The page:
There are a lot of tough aspects to being President. But there are some perks too. Meeting extraordinary people across the country. Holding an office where you get to make a difference in the life of our nation. Air Force One. But perhaps the greatest unexpected gift of this job has been living above the store. for the past seven and a half years, that commute has been reduced to 45 seconds—the time it takes to walk from my living room to the Oval Office. As a result, I’ve been able to spend a lot more time watching my daughters grow up into smart, funny, kind, wonderful young women. The progress we’ve made in the past 100 years, 50 years, and, yes, even the past eight years has made life significantly better for my daughters than it was for my grandmothers. And I say that not just as President but also as a feminist. Now, the most important people in my life have always been women. I was raised by a single mom, who spent much of her career working to empower women in developing countries.
I watched as my grandmother, who helped raise me, worked her way up at a bank only to hit a glass ceiling. I’ve seen how Michelle has balanced the demands of a busy career and raising a family. Like many working mothers, she worried about the expectations and judgments of how she should handle the trade-offs, knowing that few people would question my choices. So we need to break through these limitations. We need to keep changing the attitude that raises our girls to be demure and our boys to be assertive, that criticizes our daughters for speaking out and our sons for shedding a tear. We need to keep changing the attitude that punishes women for their sexuality and rewards men for theirs. We need to keep changing the attitude that permits the routine harassment of women, whether they’re walking down the street or daring to go online. We need to keep changing the attitude that teaches men to feel threatened by the presence and success of women. As a parent, helping your kids to rise above these constraints is a constant learning process. Michelle and I have raised our daughters to speak up when they see a double standard or feel unfairly judged based on their gender or race—or when they notice that happening to someone else. It’s important for them to see role models out in the world who climb to the highest levels of whatever field they choose. And yes, it’s important that their dad is a feminist, because now that’s what they expect of all men.
“Are you up?” The emails arrive late, often after 1 a.m., tapped out on a secure BlackBerry from an email address known only to a few. The weary recipients know that once again, the boss has not yet gone to bed. The late-night interruptions from President Obama might be sharply worded questions about memos he has read. Sometimes they are taunts because the recipient’s sports team just lost. Last month it was a 12:30 a.m. email to Benjamin J. Rhodes, the deputy national security adviser, and Denis R. McDonough, the White House chief of staff, telling them he had finished reworking a speechwriter’s draft of presidential remarks for later that morning. Mr. Obama had spent three hours scrawling in longhand on a yellow legal pad an angry condemnation of Donald J. Trump’s response to the attack in Orlando, Fla., and told his aides they could pick up his rewrite at the White House usher’s office when they came in for work. Mr. Obama calls himself a “night guy,” and as president, he has come to consider the long, solitary hours after dark as essential as his time in the Oval Office.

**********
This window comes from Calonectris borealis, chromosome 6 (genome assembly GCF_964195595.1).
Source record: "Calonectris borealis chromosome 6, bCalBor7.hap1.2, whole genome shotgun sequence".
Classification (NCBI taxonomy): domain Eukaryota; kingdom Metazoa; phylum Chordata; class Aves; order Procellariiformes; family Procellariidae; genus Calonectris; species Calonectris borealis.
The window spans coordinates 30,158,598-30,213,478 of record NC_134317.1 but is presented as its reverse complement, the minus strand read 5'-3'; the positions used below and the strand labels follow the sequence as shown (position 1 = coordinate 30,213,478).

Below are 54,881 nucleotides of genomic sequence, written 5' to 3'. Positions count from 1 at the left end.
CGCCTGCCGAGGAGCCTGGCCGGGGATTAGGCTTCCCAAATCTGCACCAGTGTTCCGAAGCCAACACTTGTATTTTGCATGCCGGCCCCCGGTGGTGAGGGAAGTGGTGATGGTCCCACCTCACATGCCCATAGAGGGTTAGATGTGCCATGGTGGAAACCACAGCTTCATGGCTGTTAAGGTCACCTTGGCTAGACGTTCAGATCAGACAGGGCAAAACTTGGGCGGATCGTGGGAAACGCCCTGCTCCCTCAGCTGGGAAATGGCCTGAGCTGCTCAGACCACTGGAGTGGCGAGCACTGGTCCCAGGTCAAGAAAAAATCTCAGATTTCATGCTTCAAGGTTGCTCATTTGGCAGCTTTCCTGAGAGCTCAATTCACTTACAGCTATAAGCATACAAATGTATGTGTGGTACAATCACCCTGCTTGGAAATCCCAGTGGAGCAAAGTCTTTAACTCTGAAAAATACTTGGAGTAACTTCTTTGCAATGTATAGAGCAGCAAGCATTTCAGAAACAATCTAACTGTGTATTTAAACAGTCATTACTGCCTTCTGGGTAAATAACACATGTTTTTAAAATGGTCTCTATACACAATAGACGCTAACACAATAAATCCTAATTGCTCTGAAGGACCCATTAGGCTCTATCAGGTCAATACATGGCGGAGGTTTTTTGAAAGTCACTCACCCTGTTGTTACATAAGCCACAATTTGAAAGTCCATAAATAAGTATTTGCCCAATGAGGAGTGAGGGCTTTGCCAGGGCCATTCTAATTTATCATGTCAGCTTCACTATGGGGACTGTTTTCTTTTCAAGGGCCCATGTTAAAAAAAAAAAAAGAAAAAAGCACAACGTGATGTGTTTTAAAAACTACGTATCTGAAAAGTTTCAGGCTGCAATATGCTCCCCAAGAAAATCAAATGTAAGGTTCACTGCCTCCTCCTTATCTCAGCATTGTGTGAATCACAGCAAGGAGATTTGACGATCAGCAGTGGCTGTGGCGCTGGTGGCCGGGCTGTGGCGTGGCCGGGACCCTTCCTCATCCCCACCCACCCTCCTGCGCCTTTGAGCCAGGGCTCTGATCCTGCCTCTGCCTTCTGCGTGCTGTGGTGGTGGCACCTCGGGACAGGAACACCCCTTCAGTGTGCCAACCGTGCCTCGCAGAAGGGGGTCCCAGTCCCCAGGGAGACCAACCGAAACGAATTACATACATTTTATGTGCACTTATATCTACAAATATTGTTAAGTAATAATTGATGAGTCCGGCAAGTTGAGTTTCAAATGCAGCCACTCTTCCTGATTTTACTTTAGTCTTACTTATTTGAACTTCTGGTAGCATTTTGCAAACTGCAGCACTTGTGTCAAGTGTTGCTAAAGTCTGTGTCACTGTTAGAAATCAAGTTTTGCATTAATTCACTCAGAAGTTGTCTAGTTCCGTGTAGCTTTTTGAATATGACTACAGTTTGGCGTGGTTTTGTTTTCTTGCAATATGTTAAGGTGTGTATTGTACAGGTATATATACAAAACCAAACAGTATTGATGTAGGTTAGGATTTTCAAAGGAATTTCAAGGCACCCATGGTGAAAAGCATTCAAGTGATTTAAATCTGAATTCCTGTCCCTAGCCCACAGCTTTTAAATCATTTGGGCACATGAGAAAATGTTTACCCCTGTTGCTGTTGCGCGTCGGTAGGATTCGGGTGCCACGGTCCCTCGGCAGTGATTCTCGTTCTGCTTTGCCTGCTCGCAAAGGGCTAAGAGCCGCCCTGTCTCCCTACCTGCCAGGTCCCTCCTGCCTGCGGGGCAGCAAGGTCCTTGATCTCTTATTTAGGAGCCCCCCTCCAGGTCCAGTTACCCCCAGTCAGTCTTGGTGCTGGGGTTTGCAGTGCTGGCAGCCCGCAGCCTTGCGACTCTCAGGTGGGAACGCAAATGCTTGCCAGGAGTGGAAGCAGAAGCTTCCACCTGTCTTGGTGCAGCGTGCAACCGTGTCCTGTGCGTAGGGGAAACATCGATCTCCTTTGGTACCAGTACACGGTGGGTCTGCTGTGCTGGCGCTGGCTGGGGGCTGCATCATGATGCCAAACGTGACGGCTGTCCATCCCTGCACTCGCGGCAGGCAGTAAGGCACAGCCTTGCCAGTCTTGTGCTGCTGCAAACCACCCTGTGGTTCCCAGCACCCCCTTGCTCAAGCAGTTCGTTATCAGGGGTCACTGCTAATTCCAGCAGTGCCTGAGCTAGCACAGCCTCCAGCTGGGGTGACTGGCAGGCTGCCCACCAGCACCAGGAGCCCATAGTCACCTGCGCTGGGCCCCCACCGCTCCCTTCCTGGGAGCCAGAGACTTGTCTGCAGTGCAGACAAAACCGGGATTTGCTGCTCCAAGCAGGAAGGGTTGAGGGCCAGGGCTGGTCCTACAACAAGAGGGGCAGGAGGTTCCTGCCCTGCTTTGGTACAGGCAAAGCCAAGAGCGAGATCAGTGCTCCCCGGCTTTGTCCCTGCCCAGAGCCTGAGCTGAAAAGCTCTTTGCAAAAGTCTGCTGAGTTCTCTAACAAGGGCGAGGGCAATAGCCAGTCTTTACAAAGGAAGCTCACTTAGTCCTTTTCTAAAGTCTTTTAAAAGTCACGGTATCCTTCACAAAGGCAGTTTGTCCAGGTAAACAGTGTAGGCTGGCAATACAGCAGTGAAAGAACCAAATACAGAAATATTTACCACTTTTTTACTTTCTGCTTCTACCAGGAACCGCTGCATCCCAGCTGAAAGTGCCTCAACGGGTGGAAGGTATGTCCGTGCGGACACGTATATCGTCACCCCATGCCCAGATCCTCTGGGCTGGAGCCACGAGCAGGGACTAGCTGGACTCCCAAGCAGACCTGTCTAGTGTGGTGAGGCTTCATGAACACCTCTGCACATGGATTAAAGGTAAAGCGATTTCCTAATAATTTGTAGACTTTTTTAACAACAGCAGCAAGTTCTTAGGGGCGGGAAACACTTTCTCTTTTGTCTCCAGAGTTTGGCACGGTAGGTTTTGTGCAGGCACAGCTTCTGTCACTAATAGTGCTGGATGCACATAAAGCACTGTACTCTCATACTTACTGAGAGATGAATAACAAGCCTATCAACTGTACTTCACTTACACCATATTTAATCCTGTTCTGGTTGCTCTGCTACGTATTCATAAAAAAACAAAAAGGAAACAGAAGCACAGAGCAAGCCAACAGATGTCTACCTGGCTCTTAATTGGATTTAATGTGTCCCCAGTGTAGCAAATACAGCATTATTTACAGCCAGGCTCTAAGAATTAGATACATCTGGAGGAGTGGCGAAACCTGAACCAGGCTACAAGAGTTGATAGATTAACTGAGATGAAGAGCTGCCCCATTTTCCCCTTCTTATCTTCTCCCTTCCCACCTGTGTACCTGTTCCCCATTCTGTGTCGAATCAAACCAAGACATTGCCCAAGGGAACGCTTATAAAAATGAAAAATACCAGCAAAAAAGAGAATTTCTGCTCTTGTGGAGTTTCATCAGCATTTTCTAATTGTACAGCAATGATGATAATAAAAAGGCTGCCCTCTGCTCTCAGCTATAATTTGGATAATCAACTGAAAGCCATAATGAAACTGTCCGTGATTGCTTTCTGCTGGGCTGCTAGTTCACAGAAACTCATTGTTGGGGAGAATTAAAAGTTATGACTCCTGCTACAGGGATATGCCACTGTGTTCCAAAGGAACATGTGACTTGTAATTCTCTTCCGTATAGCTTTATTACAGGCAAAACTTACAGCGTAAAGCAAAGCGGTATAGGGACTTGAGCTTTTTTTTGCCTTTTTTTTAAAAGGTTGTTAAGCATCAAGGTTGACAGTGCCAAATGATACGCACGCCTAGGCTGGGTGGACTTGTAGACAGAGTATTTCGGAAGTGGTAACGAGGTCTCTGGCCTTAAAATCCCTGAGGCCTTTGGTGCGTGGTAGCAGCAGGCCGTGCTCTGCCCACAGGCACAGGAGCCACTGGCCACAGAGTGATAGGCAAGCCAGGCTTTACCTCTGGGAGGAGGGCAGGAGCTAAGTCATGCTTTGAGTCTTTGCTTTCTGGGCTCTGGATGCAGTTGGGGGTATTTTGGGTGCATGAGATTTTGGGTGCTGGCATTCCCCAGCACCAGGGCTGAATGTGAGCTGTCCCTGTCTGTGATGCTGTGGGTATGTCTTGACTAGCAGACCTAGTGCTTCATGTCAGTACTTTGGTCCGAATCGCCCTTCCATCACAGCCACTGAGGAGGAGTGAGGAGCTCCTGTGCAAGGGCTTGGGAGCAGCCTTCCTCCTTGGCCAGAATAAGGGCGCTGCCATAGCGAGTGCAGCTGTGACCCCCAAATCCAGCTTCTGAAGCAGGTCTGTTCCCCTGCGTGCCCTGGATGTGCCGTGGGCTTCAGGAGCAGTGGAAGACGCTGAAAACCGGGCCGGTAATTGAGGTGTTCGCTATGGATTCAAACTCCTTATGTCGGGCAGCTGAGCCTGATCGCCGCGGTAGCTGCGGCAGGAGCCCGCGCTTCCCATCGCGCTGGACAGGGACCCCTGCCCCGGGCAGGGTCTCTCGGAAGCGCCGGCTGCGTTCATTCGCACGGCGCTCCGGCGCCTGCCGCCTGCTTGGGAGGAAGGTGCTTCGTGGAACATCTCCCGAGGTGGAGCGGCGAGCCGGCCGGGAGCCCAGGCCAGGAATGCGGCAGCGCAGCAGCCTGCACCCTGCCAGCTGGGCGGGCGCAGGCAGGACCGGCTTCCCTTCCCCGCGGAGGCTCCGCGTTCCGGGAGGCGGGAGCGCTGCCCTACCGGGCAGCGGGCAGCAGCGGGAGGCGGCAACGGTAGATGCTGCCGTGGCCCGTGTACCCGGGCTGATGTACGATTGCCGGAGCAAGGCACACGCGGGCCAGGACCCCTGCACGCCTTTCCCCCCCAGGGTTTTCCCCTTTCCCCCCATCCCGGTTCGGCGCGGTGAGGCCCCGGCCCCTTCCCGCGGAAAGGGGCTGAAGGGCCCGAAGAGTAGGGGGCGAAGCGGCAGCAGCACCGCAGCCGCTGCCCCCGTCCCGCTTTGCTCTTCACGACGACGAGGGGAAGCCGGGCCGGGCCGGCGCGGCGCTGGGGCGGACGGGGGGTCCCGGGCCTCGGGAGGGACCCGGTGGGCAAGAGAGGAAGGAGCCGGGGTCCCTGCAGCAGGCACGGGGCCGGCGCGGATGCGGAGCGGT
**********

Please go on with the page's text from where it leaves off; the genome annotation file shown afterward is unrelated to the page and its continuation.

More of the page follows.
He works on speeches. He reads the stack of briefing papers delivered at 8 p.m. by the National Security Council staff secretary. He reads 10 letters from Americans chosen each day by his staff. “He is thoroughly predictable in having gone through every piece of paper that he gets,” said Tom Donilon, Mr. Obama’s national security adviser from 2010 to 2013. “You’ll come in in the morning, it will be there: questions, notes, decisions.” One night last June, Cody Keenan, the president’s chief speechwriter, had just returned home from work at 9 p.m. and ordered pizza when he heard from the president: “Can you come back tonight?” Mr. Keenan met the president in the usher’s office on the first floor of the residence, where the two worked until nearly 11 p.m. on the president’s eulogy for nine African-Americans fatally shot during Bible study at the Emanuel African Methodist Episcopal Church in Charleston, S.C. Three months earlier, Mr. Keenan had had to return to the White House when the president summoned him — at midnight — to go over changes to a speech Mr. Obama was to deliver in Selma, Ala., on the 50th anniversary of “Bloody Sunday,” when protesters were brutally beaten by the police on the Edmund Pettus Bridge. “There’s something about the night,” Mr. Keenan said, reflecting on his boss’s use of the time. “It’s smaller. It lets you think.”
11:45AM: President Obama receives the Presidential Daily Briefing
1:05PM: President Obama departs the White House for Joint Base Andrews
1:20PM: President Obama and Hillary Clinton depart for Charlotte, North Carolina
2:25PM: President Obama arrives in Charlotte, North Carolina
3:15PM: President Obama campaigns with Hillary Clinton at the Charlotte Convention Center
5:05PM: President Obama departs Charlotte, North Carolina,
6:30PM: President Obama arrives at the White House
President Barack Obama sings “Happy Birthday” to his daughter Malia Obama at the Fourth of July White House celebration. Maila Obama celebrated her 18th birthday during the party, which featured guests including singers Janelle Monae and Kendrick Lamar